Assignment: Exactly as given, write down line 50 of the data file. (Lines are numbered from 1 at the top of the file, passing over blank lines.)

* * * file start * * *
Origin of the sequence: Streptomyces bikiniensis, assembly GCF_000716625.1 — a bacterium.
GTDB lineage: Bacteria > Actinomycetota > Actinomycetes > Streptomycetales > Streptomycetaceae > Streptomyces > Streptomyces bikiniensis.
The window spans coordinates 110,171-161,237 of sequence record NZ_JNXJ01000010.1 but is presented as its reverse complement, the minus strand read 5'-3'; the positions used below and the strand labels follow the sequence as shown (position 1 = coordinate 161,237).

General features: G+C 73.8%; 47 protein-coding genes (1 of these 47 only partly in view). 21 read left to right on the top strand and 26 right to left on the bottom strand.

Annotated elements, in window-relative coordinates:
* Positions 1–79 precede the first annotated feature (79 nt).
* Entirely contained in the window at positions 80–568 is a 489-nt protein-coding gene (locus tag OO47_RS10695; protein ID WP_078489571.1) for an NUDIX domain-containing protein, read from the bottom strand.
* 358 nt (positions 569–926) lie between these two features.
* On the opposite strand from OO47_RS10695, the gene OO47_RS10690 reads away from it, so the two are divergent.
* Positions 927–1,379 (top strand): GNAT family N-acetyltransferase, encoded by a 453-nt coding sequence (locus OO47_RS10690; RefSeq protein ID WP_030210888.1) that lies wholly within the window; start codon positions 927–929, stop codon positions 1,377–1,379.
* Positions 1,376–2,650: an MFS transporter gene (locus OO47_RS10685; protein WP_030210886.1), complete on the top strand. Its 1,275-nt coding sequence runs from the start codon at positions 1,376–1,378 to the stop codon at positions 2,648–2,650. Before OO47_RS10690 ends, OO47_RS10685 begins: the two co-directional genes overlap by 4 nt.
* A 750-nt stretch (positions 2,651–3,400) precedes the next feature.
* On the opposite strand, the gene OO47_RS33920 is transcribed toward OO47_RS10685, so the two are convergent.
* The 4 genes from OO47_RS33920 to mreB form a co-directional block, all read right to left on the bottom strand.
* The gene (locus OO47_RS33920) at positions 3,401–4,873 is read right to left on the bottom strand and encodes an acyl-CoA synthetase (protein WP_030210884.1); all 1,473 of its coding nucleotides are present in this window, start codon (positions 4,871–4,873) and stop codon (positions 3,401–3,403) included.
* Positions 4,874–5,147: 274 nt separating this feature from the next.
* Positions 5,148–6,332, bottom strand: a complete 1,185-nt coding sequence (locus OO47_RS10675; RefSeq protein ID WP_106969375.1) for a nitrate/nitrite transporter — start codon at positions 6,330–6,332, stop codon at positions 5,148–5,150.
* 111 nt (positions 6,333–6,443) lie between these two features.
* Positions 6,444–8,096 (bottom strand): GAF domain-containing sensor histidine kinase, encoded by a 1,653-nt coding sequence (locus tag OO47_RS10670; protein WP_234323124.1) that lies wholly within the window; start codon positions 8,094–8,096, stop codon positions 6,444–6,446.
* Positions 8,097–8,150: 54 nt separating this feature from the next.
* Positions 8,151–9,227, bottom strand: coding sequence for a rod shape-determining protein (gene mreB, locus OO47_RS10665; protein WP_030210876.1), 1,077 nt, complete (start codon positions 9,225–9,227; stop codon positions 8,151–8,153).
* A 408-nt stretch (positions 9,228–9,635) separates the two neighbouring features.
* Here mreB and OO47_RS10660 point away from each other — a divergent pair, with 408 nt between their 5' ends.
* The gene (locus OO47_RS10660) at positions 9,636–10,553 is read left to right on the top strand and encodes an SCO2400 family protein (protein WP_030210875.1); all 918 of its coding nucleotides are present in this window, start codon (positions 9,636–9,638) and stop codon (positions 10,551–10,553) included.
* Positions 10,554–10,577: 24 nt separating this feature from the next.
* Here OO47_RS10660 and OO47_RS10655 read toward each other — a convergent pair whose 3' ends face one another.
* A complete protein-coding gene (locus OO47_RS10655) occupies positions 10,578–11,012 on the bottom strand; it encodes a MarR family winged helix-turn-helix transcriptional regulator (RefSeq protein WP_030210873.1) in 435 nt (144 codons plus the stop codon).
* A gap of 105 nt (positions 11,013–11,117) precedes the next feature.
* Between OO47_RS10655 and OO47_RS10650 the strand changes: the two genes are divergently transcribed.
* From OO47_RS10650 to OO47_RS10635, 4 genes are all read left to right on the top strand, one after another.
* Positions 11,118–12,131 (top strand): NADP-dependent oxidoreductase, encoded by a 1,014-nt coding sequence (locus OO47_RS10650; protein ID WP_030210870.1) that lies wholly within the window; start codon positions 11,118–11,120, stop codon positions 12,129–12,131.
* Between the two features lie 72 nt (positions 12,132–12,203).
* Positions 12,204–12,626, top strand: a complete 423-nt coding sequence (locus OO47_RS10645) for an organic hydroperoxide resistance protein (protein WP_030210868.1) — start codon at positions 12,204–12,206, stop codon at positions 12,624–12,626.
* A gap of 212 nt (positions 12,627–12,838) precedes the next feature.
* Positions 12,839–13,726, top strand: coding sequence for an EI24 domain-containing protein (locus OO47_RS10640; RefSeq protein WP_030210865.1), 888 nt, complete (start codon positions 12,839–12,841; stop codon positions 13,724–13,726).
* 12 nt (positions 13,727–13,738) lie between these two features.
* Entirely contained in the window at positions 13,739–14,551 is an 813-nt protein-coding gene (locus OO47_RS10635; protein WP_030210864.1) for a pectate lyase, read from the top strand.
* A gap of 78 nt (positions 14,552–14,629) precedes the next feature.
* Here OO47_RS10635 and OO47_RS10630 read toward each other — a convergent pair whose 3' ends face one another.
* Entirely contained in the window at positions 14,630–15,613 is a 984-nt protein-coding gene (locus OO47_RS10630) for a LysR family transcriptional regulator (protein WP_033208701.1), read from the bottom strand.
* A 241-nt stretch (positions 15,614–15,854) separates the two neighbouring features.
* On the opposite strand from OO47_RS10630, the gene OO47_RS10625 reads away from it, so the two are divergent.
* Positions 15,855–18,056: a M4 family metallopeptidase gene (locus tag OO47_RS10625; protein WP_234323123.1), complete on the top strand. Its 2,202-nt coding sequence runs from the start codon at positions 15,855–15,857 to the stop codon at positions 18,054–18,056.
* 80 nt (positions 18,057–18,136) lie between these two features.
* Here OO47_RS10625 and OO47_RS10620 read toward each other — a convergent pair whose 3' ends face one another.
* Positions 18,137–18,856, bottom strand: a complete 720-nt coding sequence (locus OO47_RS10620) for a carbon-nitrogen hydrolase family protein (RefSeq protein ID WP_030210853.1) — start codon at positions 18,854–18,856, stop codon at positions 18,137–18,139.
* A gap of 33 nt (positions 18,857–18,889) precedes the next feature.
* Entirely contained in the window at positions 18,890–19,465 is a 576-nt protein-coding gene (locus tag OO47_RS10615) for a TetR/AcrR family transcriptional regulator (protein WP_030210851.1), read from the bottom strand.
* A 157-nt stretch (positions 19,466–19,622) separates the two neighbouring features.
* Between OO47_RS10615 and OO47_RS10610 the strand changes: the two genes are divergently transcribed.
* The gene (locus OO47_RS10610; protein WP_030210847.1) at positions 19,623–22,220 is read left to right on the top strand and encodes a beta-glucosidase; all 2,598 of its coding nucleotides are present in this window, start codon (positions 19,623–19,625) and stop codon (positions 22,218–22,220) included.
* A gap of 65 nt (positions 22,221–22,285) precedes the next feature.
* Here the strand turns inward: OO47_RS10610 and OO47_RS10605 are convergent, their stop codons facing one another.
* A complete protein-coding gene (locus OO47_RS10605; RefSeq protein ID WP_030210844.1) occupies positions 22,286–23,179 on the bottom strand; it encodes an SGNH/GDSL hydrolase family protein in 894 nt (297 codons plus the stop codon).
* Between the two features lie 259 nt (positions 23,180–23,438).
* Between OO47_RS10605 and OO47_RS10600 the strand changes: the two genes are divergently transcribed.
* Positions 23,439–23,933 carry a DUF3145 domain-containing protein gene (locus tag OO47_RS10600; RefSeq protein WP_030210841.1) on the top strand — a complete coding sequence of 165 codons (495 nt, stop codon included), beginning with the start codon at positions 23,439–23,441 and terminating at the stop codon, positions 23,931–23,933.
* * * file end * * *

* Between OO47_RS10615 and OO47_RS10610 the strand changes: the two genes are divergently transcribed.